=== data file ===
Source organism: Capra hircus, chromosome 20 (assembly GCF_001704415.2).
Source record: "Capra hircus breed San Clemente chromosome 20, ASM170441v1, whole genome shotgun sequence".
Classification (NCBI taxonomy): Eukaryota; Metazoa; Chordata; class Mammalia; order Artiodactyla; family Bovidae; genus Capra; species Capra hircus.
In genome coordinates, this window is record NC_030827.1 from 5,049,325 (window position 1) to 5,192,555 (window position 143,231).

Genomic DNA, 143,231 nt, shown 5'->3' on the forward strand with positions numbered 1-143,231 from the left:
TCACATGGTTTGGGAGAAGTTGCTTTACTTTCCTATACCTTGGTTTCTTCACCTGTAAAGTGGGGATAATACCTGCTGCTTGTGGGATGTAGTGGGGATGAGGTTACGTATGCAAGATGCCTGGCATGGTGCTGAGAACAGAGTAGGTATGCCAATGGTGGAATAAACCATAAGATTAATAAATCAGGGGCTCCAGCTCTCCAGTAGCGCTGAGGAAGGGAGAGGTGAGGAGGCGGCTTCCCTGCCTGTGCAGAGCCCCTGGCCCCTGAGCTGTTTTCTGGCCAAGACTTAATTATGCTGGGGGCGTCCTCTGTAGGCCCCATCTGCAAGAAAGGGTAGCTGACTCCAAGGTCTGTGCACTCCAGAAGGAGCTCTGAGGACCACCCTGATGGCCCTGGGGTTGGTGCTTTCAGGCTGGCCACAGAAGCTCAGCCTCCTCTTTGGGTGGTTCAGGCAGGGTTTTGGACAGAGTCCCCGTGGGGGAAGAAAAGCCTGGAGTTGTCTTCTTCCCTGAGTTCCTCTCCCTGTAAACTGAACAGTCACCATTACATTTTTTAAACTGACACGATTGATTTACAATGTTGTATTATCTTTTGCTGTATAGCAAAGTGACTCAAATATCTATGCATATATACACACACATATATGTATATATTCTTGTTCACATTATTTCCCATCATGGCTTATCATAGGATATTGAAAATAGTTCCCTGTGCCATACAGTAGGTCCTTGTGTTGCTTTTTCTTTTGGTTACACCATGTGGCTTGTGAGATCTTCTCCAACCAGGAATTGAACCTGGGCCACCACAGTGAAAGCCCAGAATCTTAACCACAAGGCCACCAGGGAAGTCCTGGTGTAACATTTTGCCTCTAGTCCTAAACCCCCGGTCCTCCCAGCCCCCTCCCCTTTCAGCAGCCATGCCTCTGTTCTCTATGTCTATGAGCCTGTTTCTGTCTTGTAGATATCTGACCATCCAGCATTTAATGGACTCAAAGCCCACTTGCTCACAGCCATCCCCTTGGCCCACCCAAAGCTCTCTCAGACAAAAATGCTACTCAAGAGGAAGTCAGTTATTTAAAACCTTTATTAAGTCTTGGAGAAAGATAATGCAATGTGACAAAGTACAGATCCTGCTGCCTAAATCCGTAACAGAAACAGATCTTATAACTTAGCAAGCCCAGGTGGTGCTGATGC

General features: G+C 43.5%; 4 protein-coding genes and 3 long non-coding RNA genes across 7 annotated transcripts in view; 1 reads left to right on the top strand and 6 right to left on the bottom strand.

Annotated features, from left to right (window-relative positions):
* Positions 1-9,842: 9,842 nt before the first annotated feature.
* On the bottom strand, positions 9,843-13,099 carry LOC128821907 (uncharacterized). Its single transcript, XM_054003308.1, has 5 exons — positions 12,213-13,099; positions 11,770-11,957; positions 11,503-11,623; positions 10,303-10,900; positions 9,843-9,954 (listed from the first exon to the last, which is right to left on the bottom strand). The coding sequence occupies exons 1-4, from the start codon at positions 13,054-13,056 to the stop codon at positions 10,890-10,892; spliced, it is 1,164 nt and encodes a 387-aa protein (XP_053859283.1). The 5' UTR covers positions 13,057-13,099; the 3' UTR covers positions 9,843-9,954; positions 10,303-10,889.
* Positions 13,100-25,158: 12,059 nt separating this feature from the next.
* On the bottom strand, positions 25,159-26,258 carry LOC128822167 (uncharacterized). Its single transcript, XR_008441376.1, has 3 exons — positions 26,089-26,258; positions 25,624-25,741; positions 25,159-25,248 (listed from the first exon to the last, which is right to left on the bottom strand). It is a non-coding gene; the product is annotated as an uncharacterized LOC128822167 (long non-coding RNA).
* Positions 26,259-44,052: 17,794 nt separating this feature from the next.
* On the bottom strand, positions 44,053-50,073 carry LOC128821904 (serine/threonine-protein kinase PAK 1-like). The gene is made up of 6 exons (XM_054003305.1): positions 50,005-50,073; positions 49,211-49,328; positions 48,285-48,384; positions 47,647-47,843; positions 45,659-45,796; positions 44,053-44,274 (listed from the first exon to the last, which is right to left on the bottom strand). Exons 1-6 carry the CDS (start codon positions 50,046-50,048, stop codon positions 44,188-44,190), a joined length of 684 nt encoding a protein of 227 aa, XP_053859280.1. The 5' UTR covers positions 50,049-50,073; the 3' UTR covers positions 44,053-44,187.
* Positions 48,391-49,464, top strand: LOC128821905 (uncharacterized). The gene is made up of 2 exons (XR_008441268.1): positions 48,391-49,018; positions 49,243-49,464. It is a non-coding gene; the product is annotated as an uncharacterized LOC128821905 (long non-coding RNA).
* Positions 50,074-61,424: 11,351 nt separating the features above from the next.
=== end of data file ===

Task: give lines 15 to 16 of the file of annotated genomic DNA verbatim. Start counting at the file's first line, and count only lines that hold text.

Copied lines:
* Positions 48,391-49,464, top strand: LOC128821905 (uncharacterized). The gene is made up of 2 exons (XR_008441268.1): positions 48,391-49,018; positions 49,243-49,464. It is a non-coding gene; the product is annotated as an uncharacterized LOC128821905 (long non-coding RNA).
* Positions 50,074-61,424: 11,351 nt separating the features above from the next.